Pleas and Petitions: Hispano Culture and Legislative Conflict in Territorial Colorado
In Pleas and Petitions Virginia Sánchez sheds new light on the political obstacles, cultural conflicts, and institutional racism experienced by Hispano legislators in the wake of the legal establishment of the Territory of Colorado. The book reexamines the transformation of some 7,000 Hispano settlers from citizens of New Mexico territory to citizens of the newly formed Colorado territory, as well as the effects of territorial legislation on the lives of those residing in the region as a whole.
Sánchez highlights the struggles experienced by Hispano territorial assemblymen trying to create opportunity and a better life in the face of cultural conflict and the institutional racism used to effectively shut them out of the process of establishing new laws and social order. For example, the federal and Colorado territorial governments did not provide an interpreter for the Hispano assemblymen or translations of the laws passed by the legislature, and they taxed Hispano constituents without representation and denied them due process in court.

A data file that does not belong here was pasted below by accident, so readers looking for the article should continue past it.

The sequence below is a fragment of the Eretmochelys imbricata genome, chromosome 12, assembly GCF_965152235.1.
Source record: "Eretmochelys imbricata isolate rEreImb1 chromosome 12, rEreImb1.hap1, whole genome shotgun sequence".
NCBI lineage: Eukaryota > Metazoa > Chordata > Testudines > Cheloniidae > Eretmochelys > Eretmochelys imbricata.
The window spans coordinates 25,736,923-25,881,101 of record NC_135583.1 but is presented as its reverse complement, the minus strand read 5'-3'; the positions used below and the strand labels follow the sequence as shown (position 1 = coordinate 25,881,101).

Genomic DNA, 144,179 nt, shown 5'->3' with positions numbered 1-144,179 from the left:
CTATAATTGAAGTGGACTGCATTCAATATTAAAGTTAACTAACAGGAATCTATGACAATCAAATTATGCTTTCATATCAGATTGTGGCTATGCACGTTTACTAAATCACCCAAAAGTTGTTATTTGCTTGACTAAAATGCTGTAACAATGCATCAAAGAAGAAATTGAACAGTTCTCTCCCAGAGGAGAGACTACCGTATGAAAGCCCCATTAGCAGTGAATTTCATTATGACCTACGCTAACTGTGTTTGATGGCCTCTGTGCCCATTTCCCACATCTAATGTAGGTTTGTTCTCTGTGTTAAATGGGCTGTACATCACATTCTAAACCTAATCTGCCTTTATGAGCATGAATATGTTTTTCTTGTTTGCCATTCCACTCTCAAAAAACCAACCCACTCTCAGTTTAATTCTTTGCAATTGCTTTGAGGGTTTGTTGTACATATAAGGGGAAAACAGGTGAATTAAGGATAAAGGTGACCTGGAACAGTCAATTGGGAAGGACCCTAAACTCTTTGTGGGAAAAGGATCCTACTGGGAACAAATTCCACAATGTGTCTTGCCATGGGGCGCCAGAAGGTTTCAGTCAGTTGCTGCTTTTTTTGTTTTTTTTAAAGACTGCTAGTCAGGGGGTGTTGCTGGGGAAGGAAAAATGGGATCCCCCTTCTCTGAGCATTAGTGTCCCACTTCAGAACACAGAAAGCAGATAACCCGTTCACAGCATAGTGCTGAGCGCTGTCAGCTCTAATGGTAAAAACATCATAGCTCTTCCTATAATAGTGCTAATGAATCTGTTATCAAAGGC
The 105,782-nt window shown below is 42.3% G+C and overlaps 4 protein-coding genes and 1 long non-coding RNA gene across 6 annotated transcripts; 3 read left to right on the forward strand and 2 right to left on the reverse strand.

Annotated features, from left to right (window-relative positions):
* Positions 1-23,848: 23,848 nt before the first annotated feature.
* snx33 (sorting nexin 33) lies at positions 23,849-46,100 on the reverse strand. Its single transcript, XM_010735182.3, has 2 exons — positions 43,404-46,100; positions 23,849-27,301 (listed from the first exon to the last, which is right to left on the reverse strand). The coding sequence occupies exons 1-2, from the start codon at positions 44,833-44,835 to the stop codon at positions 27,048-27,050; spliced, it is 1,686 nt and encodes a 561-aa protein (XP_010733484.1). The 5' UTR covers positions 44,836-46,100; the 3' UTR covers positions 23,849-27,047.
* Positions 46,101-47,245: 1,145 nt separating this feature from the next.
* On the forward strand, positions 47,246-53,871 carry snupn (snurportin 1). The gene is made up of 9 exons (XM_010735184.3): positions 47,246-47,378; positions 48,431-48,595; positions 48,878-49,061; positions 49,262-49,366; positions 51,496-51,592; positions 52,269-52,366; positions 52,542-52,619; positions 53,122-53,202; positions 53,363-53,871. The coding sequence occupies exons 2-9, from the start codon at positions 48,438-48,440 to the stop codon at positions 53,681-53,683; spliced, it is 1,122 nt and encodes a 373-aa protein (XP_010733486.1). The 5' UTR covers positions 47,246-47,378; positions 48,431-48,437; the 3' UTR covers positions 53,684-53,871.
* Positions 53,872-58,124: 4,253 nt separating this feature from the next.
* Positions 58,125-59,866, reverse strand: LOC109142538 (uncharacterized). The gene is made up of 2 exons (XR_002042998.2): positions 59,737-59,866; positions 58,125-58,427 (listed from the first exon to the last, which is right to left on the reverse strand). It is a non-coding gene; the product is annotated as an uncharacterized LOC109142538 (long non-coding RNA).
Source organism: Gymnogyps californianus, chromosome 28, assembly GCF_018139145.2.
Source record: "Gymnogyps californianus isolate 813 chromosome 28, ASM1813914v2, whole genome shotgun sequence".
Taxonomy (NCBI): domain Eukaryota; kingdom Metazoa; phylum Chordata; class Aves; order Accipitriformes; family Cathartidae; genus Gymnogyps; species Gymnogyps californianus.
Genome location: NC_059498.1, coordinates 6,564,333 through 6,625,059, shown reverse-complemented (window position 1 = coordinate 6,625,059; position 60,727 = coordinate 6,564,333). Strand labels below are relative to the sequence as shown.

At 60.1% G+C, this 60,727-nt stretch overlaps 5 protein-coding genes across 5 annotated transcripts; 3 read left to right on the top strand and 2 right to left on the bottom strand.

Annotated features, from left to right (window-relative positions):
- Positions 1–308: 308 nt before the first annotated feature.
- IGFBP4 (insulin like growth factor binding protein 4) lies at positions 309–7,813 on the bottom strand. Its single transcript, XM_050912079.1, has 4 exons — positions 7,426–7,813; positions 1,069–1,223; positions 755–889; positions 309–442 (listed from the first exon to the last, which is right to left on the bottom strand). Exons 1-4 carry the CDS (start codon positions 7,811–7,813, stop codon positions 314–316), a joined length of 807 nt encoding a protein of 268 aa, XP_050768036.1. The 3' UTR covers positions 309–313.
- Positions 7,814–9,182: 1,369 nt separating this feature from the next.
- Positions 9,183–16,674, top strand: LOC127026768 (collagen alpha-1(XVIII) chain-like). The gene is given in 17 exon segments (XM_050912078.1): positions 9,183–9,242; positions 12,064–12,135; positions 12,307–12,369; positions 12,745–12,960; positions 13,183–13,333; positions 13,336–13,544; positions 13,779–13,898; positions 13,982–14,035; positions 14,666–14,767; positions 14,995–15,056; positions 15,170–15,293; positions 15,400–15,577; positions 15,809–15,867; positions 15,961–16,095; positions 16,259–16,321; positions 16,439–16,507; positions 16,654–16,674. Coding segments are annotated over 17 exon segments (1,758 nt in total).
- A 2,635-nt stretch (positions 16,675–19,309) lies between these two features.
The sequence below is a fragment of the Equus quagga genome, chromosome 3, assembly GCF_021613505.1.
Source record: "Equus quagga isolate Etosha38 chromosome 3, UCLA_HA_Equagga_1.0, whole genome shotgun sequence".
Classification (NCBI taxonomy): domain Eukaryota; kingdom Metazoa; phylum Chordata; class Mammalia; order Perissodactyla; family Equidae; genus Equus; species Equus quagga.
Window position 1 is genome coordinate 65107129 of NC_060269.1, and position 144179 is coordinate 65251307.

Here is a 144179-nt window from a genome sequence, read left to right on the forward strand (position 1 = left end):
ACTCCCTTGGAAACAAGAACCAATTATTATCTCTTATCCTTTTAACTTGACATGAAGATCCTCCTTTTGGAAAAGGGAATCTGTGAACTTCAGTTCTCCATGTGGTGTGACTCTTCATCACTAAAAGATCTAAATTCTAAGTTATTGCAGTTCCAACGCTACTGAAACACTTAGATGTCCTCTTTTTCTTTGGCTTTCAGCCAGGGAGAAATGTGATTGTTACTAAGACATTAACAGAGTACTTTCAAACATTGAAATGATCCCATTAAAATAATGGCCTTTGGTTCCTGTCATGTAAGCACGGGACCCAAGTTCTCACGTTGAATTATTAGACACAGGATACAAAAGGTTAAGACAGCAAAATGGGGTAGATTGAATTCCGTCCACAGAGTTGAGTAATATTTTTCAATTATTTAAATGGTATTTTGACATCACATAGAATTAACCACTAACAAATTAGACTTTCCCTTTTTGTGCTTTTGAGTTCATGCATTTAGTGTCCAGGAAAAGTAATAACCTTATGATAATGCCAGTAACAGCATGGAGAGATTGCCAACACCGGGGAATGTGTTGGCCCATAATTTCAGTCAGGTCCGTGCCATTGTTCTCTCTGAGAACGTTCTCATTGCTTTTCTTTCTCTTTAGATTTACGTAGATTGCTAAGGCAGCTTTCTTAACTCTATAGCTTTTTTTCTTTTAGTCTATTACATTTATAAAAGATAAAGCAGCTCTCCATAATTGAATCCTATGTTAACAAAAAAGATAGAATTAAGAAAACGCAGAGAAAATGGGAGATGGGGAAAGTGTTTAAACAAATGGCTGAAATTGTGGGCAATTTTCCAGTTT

The first in-depth history of Hispano sociopolitical life during Colorado’s territorial period, Pleas and Petitions provides fundamental insight into Hispano settlers’ interactions with their Anglo neighbors, acknowledges the struggles and efforts of those Hispano assemblymen who represented southern Colorado during the territorial period, and augments the growing historical record of Hispanos who have influenced the course of Colorado’s history.
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